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Matteo Paderni leans with one hand on a chocolate-brown bentwood chair and makes a lively gesture with the other. At his Upper Eastside eatery, Ni.Do. Caffè, he speaks in rapid Italian to a 50-something patron, a gentleman wearing a starched white button-down shirt and his brunet hair slicked back like a Roman Antonio Banderas.
Around them, petite tables are topped with taupe butcher paper, potted lavender plants, and multicolored platters of cheese and prosciutto crudo. Walls are covered with chalkboards advertising handwritten daily specials. A white wooden cabinet offers glass bottles of tomato sauce, truffle oil, and extra-virgin olive oil for sale. Although dozens of diners crowd the bustling eatery, Paderni dedicates his attention to the man's simple question: Why isn't the buffalo mozzarella made in-house?
"It's impossible to make good fresh buffalo mozzarella in America," Paderni says. "But the other cheeses — such as the affumicato, the burrata, the fior di latte — are all made here." Then he explains that water buffalo from the Italian region of Campania are really more like hippopotamuses and much less like the animals found on American prairies. He complains about the difficulty of finding domestic water buffalo milk. And finally he explains the step-by-step process of making fior di latte, which is like buffalo mozzarella but made with cow's milk.
7295 Biscayne Blvd.
Miami, FL 33138
During the fast-paced monologue, his tone darts from friendly to pompous to didactic. When his brunet Italian conversation partner nods in agreement, Paderni's face shows innate satisfaction. In a polite goodbye, he tilts his head slightly, steps away from the man, and turns toward our table.
"Tutto bene?" he asks. The Florence native requests our order, and after we comply, he informs us that it is too much food. He suggests we eliminate the gnocchi alla sorrentina. I want gnocchi, but there is no time to object. Paderni has already ricocheted to the next group of diners.
At this quaint Belle Meade restaurant, Paderni and his wife, Giorgia Calabrese, run the show. The kitchen is helmed by Calabrese's cousin, Giancarlo Marino. The eatery's name is a tribute to the owner's sons, Nicolo and Domenico, and also means "little nest" in Italian.
From 2009 to 2011, the couple owned a tapas bar in South Beach named Gusto Vino & Caffè. That year, they sold the place and opened this Biscayne Boulevard eatery. "Ni.Do. is completely different from Miami Beach. We decided to open in this area because it needed an Italian restaurant," he says. "And this is the future. The future is in Biscayne."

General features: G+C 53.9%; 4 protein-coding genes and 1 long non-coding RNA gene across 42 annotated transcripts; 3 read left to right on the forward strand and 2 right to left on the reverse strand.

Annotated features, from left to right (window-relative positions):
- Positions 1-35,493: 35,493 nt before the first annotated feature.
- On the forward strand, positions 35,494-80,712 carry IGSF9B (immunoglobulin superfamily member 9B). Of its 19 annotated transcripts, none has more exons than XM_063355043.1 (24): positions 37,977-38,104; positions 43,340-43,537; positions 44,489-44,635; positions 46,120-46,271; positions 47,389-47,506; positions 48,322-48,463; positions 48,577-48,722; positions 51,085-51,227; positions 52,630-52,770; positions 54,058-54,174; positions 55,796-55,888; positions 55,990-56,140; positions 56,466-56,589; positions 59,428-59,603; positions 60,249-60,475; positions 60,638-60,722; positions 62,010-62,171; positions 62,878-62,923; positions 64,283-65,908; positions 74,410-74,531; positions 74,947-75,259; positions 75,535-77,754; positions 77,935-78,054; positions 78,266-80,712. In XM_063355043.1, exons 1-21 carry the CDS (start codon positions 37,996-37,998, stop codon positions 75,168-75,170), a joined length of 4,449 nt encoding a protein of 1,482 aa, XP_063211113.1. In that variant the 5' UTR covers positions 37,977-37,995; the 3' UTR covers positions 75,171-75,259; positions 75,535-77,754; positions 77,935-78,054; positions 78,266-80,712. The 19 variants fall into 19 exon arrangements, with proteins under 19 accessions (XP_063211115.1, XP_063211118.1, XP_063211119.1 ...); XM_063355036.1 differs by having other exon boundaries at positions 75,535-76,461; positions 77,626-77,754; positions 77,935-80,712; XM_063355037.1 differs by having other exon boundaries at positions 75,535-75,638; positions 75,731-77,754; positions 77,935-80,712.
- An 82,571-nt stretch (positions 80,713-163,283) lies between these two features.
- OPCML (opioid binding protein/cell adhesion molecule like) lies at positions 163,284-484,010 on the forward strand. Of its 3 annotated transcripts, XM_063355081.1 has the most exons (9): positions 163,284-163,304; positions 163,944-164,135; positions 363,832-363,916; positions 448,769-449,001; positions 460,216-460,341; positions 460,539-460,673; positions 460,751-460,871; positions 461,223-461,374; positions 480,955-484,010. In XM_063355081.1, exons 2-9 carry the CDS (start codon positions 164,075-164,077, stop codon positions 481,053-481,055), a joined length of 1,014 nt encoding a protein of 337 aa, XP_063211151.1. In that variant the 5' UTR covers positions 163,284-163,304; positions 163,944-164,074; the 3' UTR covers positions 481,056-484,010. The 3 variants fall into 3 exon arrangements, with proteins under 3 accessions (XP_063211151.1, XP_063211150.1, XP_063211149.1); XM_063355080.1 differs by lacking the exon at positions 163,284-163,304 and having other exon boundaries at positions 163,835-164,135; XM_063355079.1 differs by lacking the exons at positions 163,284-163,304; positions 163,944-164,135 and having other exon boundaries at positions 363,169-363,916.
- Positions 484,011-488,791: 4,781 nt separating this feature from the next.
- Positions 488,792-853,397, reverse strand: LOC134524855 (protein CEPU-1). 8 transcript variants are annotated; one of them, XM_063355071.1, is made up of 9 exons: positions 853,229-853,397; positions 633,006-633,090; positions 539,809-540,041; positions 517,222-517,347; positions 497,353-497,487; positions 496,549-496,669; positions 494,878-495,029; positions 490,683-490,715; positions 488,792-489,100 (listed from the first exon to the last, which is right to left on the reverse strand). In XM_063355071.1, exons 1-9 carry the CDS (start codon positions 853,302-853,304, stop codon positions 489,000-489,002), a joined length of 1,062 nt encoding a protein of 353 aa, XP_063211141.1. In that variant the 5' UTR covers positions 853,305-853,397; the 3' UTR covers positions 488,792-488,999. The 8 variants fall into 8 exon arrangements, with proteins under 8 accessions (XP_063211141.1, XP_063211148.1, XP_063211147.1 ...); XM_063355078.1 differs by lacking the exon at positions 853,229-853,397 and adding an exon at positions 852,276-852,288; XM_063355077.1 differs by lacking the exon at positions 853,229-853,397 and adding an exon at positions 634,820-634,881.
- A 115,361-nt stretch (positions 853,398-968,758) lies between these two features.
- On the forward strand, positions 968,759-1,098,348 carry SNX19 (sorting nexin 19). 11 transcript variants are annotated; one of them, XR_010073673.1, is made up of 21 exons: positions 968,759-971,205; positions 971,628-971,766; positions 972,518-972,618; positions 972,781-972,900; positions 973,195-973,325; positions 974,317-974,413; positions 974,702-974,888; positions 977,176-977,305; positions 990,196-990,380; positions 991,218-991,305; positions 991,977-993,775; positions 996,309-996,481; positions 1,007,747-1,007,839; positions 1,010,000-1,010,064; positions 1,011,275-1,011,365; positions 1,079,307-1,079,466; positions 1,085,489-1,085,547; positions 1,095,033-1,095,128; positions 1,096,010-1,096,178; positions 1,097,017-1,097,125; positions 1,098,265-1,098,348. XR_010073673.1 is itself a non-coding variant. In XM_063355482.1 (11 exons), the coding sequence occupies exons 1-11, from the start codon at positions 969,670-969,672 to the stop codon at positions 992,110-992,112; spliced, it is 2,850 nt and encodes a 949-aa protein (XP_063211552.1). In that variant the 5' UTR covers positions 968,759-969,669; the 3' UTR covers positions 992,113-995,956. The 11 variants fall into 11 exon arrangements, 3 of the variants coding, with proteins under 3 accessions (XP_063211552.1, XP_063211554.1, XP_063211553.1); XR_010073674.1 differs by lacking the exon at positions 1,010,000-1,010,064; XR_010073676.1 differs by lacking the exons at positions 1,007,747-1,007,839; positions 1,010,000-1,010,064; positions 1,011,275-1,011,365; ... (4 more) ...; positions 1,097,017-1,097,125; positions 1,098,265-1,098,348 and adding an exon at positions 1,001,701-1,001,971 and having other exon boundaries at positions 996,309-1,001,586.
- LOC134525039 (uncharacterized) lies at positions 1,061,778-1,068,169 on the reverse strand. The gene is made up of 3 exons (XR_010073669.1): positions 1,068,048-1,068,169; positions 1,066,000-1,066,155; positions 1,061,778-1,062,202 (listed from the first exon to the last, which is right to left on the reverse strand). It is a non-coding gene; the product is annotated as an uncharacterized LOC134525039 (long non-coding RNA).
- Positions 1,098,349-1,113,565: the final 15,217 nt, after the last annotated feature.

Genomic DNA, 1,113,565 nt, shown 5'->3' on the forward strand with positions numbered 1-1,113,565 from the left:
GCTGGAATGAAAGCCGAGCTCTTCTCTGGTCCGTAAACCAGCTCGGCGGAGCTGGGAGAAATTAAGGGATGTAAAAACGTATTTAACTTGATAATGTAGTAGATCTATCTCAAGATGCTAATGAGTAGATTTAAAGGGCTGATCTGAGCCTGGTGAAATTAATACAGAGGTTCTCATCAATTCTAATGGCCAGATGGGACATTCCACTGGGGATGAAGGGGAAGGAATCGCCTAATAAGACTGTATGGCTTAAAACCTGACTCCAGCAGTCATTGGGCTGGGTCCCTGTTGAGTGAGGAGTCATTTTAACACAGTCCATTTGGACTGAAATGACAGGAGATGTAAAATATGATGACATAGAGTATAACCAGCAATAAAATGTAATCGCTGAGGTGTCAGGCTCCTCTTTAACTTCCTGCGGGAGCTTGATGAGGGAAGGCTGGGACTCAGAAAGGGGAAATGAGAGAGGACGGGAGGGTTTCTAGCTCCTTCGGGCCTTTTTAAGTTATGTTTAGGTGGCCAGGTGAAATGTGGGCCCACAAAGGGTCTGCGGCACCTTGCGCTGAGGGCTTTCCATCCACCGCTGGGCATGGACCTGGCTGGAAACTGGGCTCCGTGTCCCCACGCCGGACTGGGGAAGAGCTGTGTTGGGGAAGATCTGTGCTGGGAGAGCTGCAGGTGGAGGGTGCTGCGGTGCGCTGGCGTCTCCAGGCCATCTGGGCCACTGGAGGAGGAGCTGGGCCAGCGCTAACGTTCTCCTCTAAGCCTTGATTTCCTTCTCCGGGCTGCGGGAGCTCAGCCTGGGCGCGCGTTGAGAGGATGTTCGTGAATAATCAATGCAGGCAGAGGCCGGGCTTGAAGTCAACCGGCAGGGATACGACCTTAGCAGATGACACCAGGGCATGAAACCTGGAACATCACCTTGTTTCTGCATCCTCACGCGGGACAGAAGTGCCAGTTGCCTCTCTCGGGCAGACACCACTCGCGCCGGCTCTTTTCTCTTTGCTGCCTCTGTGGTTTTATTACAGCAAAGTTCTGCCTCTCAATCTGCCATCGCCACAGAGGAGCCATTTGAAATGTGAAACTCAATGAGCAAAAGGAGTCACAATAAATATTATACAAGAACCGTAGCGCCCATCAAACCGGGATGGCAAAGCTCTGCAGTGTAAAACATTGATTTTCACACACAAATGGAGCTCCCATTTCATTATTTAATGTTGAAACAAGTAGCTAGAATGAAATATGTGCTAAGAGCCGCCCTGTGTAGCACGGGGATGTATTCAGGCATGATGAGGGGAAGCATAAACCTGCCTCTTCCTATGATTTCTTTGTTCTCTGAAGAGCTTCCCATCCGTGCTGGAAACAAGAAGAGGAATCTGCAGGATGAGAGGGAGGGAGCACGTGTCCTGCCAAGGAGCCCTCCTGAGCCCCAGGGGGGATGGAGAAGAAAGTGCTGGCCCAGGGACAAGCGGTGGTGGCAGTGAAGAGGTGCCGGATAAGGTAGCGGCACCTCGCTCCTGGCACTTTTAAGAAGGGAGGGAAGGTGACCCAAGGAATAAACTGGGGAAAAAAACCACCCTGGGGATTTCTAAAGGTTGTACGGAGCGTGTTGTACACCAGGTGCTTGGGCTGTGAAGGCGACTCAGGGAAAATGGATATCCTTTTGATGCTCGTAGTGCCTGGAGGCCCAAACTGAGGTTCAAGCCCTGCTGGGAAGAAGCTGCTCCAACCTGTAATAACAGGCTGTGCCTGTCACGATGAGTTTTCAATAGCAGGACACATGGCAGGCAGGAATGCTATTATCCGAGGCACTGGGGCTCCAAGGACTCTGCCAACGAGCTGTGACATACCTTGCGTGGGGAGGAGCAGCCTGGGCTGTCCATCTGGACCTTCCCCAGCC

Indeed, many dining enclaves are opening on the Upper Eastside. Michelle Bernstein's Michy's has flourished since its debut in 2005. Over the past year, new eateries — including Blue Collar and the Federal Food, Drink & Provisions — have launched on the Magic City's high-traffic main street. The area isn't chock full of success stories, though. Some restaurants have failed, such as Kris Wessel's beloved Red Light Little River.
But Ni.Do. Caffè is thriving. Located in a strip mall, the restaurant doesn't seem like the ideal setting for a food business. Yet inside is an indication of good things: people. There are usually a lot of them at Ni.Do.
Part of the lure is Paderni's demeanor. After he nudges me away from the gnocchi, a refreshing quinoa salad, studded with black beans, chunks of mango, minced parsley, and half-moons of house-made mozzarella fior di latte, arrives at our table. Then comes a platter of ravioli — pockets of house-made pasta shaped into ribboned squares and stuffed with fontina cheese and mushrooms, in a creamy, nutty sauce with Parmigiano-Reggiano. And there is burrata — a wonderful knotted pouch of mozzarella with an oozing center of curds and cream. All of it is not only delectable but also plenty of food. Paderni was right.
The pasta dishes at Ni.Do. are unassuming and modest. Nonetheless, they are prepared with consistency and care. The ravioli, paccheri, and cannelloni are made fresh and in-house. (So are the ciabatta and baguette breads, which are complimentary at the beginning of each meal.) The lasagnette — thick ribboned layers of homemade pasta piled with a scarlet pomodoro sauce, Bolognese, and ricotta — is ideally hearty, rich, and decadent. And the linguine allo scoglio, a dish that delights with a subtle flavor of the sea, is laced nicely with a delicate white-wine sauce and tossed with clams, mussels, shrimp, and crabmeat. Although the sauce could have used an additional dose of garlic or peperoncino flakes, its flavors are well achieved.
Secondi offerings include a 12-ounce rib eye with herbed butter, branzino in butter-lemon sauce, salmon fillets with watercress, and pan-seared lamb chops with mint. The last is served alongside mashed potatoes and sautéed baby carrots and green beans. The fare here is rarely innovative. And the lamb chops, which were ordered medium, arrived well done. But it seemed unreasonable to complain. The flesh was so tender and juicy. There was no need to summon Paderni for a confrontation regarding overcooked meat.
Desserts follow the same track: delicious, classic, and memorable. They include pineapple-and-coconut panna cotta, homemade gelato, crostata, daily rotating specials, and tiramisu. That last item, like lasagna, can be a stale rendition of a tired Italian dish. At Ni.Do., though, the tiramisu's conventional flavors bespeak comfort and familiarity.